My son asks about his father and knows about him. I tell my little brown-eyed boy he’s a fast runner like his father. He has long legs like his father. He has little folds of skin near his eyes like his father. He knows about you, the nice lady his father married — his half-brother and sister. Sometimes he’s satisfied with our quick conversations. Other times, he asks if we can fly over and have pizza. “Does my dad like pizza?” I said yes, only because we ate pizza in New York City together. Do you ever think about my son or talk about him with your husband? What it will mean to your children when they find out they have a half-sibling  that their father wasn’t around for? Because I wonder about this.

What will their meeting will be like? Will it be kismet? Will the boys find themselves at the same college? Will he Facebook friend his half-sibs? Will my spitfire kiddo turn into an 18-year-old who just hops on a plane and knocks on your door? Will there be a time when he’s at your dinner table? Or drinking a beer with your husband? Will you and I ever have an awkward hug hello? It’s been seven years. Will it be a decade and still no meeting?

You didn’t do anything to me. I don’t even feel like your husband did anything, at this point. But, you are part of this triangle too. One thing I do remember telling your husband once on the phone: I don’t get to forget you or move states away. I see your face in our beautiful, thoughtful, silly child everyday. Then I asked him how he would feel if he never got to forget me … But he couldn’t answer that question.  

I took my son to Books of Wonder in New York City. It was something I had to do. We milled around the bookshelves, his little feet in the same spaces his father had stood — with me — a wrinkle in time. We sat at a table near the window and had pie. Because you never can escape reality — you might as well embrace it.

by on Jan. 20, 2015 at 2:07 PM
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Replies (1-10):
LNLMommy
by Silver Member on Jan. 20, 2015 at 2:18 PM
1 mom liked this

 I will never really get why women take their issues up with the woman and not the man. I mean I get the emotions-I went through something similar with my ex (thankfully we have no children togther). When I finally got over my emotions-I talked to HIM about it-not his gf because she didn't owe me anything.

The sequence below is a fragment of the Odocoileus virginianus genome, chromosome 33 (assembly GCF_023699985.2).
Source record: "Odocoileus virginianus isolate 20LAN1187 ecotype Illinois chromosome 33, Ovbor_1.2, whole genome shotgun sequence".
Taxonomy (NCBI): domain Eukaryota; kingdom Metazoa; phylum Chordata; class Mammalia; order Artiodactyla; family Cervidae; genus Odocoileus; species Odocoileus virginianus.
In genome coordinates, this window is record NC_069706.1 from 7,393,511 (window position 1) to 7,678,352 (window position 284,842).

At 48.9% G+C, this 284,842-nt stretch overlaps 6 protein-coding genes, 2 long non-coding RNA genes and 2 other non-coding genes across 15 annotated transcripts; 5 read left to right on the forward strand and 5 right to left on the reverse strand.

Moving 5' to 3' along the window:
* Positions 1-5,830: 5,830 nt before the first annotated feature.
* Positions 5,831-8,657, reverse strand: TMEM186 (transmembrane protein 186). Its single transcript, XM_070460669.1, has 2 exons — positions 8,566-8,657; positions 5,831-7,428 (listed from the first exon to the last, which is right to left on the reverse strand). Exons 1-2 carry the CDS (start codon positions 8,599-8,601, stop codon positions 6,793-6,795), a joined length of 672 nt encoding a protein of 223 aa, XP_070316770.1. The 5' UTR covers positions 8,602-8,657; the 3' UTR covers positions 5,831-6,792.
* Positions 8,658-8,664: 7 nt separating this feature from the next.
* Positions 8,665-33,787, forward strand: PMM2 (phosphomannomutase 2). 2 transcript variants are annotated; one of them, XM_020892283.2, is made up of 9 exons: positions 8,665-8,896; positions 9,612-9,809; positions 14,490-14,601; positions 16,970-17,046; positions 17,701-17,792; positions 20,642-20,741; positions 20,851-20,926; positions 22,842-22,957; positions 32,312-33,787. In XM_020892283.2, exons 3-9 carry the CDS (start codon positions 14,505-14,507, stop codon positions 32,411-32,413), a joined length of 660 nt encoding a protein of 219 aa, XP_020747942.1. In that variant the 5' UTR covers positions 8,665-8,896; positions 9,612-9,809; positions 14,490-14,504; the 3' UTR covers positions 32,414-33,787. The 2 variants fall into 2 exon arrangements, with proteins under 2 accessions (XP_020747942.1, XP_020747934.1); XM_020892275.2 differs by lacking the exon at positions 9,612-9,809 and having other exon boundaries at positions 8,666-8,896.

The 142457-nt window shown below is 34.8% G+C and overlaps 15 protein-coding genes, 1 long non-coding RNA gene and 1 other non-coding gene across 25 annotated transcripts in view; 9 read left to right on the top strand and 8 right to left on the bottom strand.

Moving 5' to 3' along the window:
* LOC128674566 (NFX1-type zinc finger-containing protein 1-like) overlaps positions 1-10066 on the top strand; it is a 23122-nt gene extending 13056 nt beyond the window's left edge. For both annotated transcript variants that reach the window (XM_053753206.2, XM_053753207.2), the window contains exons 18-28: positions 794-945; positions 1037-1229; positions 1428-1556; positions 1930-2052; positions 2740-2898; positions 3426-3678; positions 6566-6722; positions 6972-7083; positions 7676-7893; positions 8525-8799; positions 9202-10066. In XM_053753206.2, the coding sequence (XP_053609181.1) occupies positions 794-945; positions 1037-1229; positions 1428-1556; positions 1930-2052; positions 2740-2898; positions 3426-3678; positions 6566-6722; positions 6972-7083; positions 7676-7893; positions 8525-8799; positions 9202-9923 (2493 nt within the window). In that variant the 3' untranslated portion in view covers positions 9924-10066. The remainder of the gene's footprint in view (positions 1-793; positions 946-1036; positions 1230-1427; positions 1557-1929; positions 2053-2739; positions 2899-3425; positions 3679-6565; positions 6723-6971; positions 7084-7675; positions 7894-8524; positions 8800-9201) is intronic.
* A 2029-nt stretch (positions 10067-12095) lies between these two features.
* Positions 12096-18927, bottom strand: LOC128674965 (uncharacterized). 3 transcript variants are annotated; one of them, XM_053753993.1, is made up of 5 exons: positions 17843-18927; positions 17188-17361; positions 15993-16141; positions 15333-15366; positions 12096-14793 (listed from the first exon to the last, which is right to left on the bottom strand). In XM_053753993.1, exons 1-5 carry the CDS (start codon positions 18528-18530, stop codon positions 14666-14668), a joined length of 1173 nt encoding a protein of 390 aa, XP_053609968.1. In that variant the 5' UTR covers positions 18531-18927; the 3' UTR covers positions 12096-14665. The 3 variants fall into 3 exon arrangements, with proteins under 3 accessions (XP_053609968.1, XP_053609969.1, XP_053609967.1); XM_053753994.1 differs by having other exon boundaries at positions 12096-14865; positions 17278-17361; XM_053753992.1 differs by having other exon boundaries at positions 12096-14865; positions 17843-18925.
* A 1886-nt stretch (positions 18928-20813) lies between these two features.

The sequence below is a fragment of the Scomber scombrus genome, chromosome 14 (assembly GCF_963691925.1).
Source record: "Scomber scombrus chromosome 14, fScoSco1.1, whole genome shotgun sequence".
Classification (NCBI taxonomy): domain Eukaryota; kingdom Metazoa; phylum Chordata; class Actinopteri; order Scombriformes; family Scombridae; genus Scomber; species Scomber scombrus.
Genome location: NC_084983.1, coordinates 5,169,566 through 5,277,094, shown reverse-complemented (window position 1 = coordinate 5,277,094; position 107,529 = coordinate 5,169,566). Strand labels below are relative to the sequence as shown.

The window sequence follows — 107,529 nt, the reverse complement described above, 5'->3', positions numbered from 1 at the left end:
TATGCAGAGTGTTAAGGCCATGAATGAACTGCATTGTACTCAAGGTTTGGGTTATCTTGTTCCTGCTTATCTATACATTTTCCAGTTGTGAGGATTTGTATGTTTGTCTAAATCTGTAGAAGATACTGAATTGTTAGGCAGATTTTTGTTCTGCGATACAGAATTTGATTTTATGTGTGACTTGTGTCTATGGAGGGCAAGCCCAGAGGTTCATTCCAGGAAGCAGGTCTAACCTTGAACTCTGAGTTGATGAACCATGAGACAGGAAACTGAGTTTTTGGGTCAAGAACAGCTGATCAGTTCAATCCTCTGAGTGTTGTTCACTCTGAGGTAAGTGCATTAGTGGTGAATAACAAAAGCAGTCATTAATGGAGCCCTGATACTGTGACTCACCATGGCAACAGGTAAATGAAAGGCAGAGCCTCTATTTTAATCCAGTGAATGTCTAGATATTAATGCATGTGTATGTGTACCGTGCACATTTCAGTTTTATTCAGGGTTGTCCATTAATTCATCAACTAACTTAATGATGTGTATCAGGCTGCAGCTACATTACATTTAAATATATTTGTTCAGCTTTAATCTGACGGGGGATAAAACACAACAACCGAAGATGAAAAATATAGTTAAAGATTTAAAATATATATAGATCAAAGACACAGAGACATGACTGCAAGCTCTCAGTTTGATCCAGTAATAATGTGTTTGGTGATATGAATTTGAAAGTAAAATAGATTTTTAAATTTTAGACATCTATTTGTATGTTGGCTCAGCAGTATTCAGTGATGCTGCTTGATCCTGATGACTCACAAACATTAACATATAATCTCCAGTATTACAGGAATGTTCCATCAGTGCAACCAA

Lunarprancer
by Betsy on Jan. 20, 2015 at 2:23 PM

 Good point.  I was just sort of moved by it, lol.

Quoting LNLMommy:

 I will never really get why women take their issues up with the woman and not the man. I mean I get the emotions-I went through something similar with my ex (thankfully we have no children togther). When I finally got over my emotions-I talked to HIM about it-not his gf because she didn't owe me anything.

 

bleumonster
by Sapphire Member on Jan. 20, 2015 at 2:27 PM
My phone kept cutting off the end and I couldn't read it all. Can you post the original link?
Lunarprancer
by Betsy on Jan. 20, 2015 at 2:28 PM

 https://www.yahoo.com/parenting/an-open-letter-to-the-woman-who-married-my-sons-108193611552.html

Quoting bleumonster: My phone kept cutting off the end and I couldn't read it all. Can you post the original link?

 

SitaStJames
by *Sita* on Jan. 20, 2015 at 2:33 PM

Does the wife even know about her husband's son with the other woman or was she kept in the dark? I think the letter should've been written to the father of her child and not his wife.

bleumonster
by Sapphire Member on Jan. 20, 2015 at 2:35 PM
It made more sense when I could read the whole thing. Why did she write an open letter to the ex's wife and post it online instead of calling her son's father and asking him why he doesn't choose to be a father to his son?
Lunarprancer
by Betsy on Jan. 20, 2015 at 2:44 PM

 I dunno, maybe a woman to woman sort of thing.

Quoting bleumonster: It made more sense when I could read the whole thing. Why did she write an open letter to the ex's wife and post it online instead of calling her son's father and asking him why he doesn't choose to be a father to his son?

 

Lunarprancer
by Betsy on Jan. 20, 2015 at 2:47 PM

 It says she knows.

Quoting SitaStJames:

Does the wife even know about her husband's son with the other woman or was she kept in the dark? I think the letter should've been written to the father of her child and not his wife.

 

SitaStJames
by *Sita* on Jan. 20, 2015 at 2:49 PM

so says the person who wrote the letter. How do we even know the wife knows? We dont even know the two other sides of the story. The husband's and his wife's sides. 

Quoting Lunarprancer:

 It says she knows.

Quoting SitaStJames:

Does the wife even know about her husband's son with the other woman or was she kept in the dark? I think the letter should've been written to the father of her child and not his wife.

 


AnHpuresugar
by Emerald Member on Jan. 20, 2015 at 2:50 PM
What kind of man just abandons his own child?